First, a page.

Take 59 Australian students, and split them into three groups. Get two groups to write about something they did that they feel guilty about.
Then get one of those groups to stick their arms into iced water - if you've ever tried to do that for a long time, it hurts! The other group gets nice warm water. The third group writes about just some everyday interaction, but then they get the ice bath too.
When Brock Bastian, of the University of Queensland, and colleagues did that they found a couple of things. First the students who wrote about a guilt-ridden experience really did feel more guilty.
Second, these guilt-ridden students kept their arms in the ice bath longer than the guilt-free students. What's more, their level of guilt dropped more than the guilt-ridden students who had a warm water bath. The figure shows the averages.
This is the second study I know of to show this effect. The other one, published last year, used a different technique (it made people feel like they'd let their partner down in a co-operative game, and the self-punishment was not physical), but the basic results were the same.
Any one study is always a bit suspect. But two independent studies with similar results is much more robust. Darn it, there might just be something to all this guilt-atonement thing. Here's what Bastian and colleagues have to say:
...pain may be perceived as repayment for sin in three ways. First, pain is the embodiment of atonement. Just as physical cleansing washes away sin (Zhong & Liljenquist, 2006), physical pain is experienced as a penalty, and paying that penalty reestablishes moral purity. Second, subjecting oneself to pain communicates remorse to others (including God) and signals that one has paid for one’s sins, and this removes the threat of external punishment. Third, tolerating the punishment of pain is a test of one’s virtue, reaffirming one’s positive identity to oneself and others.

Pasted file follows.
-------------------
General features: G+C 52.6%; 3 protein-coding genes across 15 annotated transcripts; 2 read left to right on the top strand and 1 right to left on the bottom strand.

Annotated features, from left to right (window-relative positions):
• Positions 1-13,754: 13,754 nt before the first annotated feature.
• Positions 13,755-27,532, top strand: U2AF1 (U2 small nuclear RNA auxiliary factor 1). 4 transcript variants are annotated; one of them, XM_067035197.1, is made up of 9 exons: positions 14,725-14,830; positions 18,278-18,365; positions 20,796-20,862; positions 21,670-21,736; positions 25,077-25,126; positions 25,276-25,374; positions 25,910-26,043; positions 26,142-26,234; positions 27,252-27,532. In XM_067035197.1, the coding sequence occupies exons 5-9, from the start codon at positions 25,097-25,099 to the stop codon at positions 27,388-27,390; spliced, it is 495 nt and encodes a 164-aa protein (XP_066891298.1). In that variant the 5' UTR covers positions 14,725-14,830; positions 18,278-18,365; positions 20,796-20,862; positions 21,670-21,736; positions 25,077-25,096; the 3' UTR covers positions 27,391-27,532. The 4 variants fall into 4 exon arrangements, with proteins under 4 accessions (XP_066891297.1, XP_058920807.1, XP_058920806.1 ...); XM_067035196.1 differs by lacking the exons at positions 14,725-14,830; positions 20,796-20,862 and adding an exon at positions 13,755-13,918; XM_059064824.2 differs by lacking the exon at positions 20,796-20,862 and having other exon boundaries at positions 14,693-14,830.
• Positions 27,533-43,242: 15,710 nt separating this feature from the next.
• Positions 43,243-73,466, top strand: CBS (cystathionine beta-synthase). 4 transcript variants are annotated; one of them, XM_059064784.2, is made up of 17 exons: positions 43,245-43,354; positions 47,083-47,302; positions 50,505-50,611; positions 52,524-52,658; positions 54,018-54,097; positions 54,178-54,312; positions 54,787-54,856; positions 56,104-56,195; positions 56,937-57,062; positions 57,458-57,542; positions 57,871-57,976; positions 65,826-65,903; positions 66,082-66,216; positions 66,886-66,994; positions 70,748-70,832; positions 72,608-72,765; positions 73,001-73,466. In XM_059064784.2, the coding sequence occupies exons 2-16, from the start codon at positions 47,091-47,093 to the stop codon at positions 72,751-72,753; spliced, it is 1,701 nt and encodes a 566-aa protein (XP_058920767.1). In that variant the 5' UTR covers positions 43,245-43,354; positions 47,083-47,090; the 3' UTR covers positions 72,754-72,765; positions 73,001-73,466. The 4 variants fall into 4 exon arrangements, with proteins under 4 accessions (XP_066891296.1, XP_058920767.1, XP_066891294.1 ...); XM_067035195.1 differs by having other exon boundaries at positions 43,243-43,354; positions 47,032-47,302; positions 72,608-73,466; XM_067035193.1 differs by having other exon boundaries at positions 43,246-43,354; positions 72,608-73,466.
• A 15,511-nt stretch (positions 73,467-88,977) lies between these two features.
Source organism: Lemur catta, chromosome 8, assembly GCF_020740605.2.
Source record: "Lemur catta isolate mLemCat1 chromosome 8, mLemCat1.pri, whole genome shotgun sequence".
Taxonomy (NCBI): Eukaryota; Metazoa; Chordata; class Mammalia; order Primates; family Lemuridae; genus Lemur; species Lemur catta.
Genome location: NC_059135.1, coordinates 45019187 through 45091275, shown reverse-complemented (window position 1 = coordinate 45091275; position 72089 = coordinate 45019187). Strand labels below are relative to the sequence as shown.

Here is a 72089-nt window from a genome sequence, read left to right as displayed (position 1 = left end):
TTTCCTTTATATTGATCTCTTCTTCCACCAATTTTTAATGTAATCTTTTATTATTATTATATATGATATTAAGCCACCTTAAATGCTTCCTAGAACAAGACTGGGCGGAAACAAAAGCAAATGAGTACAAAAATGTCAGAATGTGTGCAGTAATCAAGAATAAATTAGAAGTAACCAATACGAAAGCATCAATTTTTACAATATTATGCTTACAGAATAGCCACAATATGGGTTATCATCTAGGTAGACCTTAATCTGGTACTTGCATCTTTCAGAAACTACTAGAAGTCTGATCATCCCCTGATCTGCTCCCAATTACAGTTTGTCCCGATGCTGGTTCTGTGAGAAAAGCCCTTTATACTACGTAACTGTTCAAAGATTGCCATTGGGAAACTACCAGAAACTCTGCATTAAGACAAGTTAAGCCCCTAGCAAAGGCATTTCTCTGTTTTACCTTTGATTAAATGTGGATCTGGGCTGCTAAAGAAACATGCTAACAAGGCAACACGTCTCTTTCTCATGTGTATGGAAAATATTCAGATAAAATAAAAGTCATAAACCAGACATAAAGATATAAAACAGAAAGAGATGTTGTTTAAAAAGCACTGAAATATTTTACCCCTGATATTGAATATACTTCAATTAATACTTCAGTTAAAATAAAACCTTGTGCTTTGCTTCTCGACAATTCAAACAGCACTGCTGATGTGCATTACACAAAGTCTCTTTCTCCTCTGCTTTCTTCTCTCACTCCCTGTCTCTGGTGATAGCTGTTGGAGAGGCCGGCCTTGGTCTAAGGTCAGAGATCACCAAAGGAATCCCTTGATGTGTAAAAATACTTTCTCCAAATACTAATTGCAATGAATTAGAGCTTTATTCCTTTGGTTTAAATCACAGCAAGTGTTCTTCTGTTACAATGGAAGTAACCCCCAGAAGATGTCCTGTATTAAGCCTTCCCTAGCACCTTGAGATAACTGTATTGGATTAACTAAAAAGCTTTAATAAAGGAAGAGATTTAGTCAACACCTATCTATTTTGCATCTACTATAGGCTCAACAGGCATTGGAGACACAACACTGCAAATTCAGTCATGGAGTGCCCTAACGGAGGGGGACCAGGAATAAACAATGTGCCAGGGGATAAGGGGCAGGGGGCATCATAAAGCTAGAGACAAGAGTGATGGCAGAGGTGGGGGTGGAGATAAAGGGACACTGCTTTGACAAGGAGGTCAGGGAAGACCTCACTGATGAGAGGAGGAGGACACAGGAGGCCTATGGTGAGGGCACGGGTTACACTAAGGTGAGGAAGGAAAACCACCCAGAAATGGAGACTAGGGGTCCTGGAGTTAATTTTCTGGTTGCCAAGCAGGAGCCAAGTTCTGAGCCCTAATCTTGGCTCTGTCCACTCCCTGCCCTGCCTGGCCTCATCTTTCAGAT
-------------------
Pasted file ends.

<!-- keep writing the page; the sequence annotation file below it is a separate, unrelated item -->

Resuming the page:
But there's still a couple of nagging doubts in my mind. It seems clear that self-punishment could be a signal to others that you're truly sorry, but in this experiment people actually felt less guilty (i.e. less sorry) after the pain. What good is it to me to know that you were sorry, but that you're over it now because you've stuck a needle in your arm?
Secondly, is this a cross cultural effect? Both these experiments were conducted in countries aligned to Christian notions of atonement. Although religions often have a pain fixation, usually it involves displays of fidelity, rituals of self enhancement, or attempts to reach a transcendent state (or all three). It's only Christianity that's made atonement and penance a central part of ritual self-harm.
If that's the case, then is what we're seeing here a basic human instinct, or is it a cultural construction? Do these students feel less guilty after self harming simply because that's what happens in the films?
Bastian B, Jetten J, & Fasoli F (2011). Cleansing the Soul by Hurting the Flesh: The Guilt-Reducing Effect of Pain. Psychological science : a journal of the American Psychological Society / APS PMID: 21245493
This article by Tom Rees was first published on Epiphenom. It is licensed under Creative Commons.